Beautifully written, and hugely thought-provoking. I have suffered from depression (post-natal and bog-standard) and unusually, I know, have never had a problem talking about it – in fact I’ve noticed people are more uncomfortable hearing about it than I am speaking about it.
On a different note … last year I went to a one-day seminar on parenting twins, and was taught a mantra that has absolutely stuck with me: “‘Good enough’ parenting is good enough.” With that once sentence I was able to let go of so many of my complexes and feelings of inadequacy, and realised I don’t have to strive to be the “perfect” mother. I just have to be a good enough mother for my children. Whenever I’m doubting my parenting skills I try to remind myself of this mantra – my own little act of self-kindness.
Thank you for your beautiful, honest and refreshing writing. Please keep going! xxxxx
Really well written and a joy to read, thanks Rachel. I think I’ve been there on both fronts if I’m honest… we do all need to be more supportive of one another and think more sometimes before we offer out pearls of wisdom. I’m very lucky, I have an excellent circle of mummy friends from NCT – not sure how I would have survived the last 18 months without them!
Thank you for starting this blog.
I spent the first year of my little monkey’s life drowning under a wave of my own anxieties about not being a good enough mother.
It is only in his second year that I have started to take time for myself and relax a little.
Seeing a therapist once a week has also helped me see that my anxieties are just me judging myself and I should calm that little voice in my head down and not be so hard on myself. (Along with a whole other heap of issues from my teenage years, which I won’t go into!)
I haven’t made any additional friends since having a baby and I am the first in my main circle of friends to have one. I have often found that any mum & toddler groups I have ventured to have been very clique which I have hated and not at all welcoming 😦 (Clearly I’m going to the wrong ones!!)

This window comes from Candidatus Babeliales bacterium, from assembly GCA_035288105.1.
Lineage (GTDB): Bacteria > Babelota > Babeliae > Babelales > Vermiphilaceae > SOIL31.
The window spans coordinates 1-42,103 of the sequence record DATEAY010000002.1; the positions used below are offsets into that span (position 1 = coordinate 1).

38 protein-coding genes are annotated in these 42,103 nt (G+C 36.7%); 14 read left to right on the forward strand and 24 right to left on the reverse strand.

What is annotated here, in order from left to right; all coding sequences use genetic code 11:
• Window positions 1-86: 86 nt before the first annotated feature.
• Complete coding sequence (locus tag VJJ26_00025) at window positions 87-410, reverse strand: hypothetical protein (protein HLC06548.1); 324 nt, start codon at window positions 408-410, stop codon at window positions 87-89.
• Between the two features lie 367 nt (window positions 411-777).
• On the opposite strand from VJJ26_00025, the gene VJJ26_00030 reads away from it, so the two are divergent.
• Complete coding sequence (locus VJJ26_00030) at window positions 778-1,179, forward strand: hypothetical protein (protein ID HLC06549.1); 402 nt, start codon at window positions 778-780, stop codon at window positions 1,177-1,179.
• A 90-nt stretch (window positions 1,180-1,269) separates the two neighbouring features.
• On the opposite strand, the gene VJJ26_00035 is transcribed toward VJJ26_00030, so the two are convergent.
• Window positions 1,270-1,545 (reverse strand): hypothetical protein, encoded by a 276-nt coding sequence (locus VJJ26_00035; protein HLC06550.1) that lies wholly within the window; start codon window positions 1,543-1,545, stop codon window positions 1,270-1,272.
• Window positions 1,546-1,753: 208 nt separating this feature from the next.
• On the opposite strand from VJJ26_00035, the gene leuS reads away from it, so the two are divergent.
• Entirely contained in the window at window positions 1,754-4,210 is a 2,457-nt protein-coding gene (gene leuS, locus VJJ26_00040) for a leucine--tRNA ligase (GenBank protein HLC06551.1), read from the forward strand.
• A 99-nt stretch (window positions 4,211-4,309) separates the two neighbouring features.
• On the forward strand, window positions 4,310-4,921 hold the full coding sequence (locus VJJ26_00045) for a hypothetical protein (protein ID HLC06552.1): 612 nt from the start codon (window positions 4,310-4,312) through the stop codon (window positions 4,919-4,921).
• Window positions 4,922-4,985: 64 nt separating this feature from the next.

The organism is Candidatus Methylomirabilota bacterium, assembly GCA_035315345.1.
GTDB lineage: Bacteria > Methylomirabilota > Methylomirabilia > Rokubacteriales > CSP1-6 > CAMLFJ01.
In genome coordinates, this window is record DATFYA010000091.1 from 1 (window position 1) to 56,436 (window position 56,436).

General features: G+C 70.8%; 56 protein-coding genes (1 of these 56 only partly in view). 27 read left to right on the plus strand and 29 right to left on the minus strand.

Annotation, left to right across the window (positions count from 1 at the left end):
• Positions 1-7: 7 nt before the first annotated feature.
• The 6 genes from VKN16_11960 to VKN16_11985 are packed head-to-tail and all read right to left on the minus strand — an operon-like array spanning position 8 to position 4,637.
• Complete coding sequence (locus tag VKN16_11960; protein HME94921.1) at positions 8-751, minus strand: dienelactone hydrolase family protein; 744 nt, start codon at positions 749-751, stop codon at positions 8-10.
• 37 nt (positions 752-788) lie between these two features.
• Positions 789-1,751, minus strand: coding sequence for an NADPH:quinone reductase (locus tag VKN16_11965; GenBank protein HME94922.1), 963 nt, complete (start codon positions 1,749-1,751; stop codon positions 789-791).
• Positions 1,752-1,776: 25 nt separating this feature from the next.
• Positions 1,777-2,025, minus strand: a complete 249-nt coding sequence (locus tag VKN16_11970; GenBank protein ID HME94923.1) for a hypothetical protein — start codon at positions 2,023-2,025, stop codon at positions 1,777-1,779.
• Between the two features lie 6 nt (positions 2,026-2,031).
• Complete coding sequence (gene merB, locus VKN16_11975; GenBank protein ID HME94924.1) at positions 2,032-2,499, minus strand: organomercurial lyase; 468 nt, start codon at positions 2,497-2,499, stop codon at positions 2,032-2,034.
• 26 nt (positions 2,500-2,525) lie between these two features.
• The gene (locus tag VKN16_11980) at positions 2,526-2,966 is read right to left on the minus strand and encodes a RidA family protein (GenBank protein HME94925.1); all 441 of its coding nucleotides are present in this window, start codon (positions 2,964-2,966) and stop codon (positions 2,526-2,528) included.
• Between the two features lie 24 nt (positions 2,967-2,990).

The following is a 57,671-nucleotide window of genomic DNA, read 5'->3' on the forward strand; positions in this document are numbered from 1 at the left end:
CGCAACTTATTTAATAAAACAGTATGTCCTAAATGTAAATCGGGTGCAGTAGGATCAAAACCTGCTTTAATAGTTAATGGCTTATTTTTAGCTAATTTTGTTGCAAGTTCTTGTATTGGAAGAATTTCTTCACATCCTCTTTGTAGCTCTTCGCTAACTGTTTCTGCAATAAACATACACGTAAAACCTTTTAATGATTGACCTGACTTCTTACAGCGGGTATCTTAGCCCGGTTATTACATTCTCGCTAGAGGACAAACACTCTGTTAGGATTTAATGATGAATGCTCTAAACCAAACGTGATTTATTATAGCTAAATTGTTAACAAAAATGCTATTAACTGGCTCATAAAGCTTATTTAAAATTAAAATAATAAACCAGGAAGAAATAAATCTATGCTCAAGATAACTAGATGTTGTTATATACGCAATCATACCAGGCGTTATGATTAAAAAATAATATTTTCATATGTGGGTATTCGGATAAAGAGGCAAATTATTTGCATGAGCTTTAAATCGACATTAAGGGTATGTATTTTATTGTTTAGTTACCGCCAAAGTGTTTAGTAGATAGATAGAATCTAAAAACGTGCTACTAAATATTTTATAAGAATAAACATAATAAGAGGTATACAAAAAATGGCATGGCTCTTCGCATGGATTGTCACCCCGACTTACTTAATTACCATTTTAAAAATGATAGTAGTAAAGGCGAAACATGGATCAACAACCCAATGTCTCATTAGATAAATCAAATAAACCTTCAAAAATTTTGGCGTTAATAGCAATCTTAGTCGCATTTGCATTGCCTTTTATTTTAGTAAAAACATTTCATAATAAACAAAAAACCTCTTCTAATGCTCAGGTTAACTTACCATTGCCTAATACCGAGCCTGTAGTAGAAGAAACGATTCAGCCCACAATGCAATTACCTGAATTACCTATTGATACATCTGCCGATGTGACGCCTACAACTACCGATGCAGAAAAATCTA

I am hoping this Blog will help me to calm down about being so ‘perfect’ and realise that all mums struggle with the same anxieties and if we only shared them with each other we could get rid of them!!
Thank you again and I am looking forward to reading further posts 🙂
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Oh dear! You hit the nail on the head with your coffee table example! I’ve been there a million times! This is a beautifully written piece! More thinking…less blurting everyone!! Loved this!
Wow!this post really gets you thinking! No one should ever feel inferior, especially as a mother, we all hit mothering and baby milestones at different times but we all get there in the end! Hooray for mummies and be kind! 🙂
Hi Mummy Kindness – Interesting post x I also suffered PND with my eldest daughter and it can be a very lonely and long journey to recovery. Supporting each other is so very important. There are indeed many Shirleys out there but I think there really is a bit of Shirley in us all. Maybe not knowingly or intentionally but we all judge each other and how we parent our children. It’s human nature. I think as you say, it’s actually more about accepting that none of us are perfect, we are all trying our best given the circumstances we find ourselves in and it’s maybe more about building our own confidence up so that those “Shirley” moments don’t really affect us. There is no such thing as a “Perfect” Mum. I do also leave certain objects/ornaments at my toddler’s height so I can teach her that not everything is a toy to be grabbed so that if we visit someone without kids she knows that not everything on show is for her. It is in no way about being an inconsiderate Shirley trying to trip your LO up – just thought I’d mention it 😉 xx